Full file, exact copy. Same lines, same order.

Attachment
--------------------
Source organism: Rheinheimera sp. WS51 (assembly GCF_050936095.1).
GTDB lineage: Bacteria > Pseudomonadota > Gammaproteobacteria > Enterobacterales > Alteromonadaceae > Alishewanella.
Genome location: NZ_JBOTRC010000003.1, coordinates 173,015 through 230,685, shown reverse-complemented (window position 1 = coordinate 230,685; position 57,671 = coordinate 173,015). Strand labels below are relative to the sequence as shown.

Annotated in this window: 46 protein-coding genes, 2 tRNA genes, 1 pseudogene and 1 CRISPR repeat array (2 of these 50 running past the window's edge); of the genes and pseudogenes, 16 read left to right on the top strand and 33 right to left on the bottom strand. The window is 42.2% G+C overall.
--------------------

Source organism: Rheinheimera sp. WS51 (assembly GCF_050936095.1).
GTDB lineage: Bacteria > Pseudomonadota > Gammaproteobacteria > Enterobacterales > Alteromonadaceae > Alishewanella.
Genome location: NZ_JBOTRC010000003.1, coordinates 173,015 through 230,685, shown reverse-complemented (window position 1 = coordinate 230,685; position 57,671 = coordinate 173,015). Strand labels below are relative to the sequence as shown.

Annotated in this window: 46 protein-coding genes, 2 tRNA genes, 1 pseudogene and 1 CRISPR repeat array (2 of these 50 running past the window's edge); of the genes and pseudogenes, 16 read left to right on the top strand and 33 right to left on the bottom strand. The window is 42.2% G+C overall.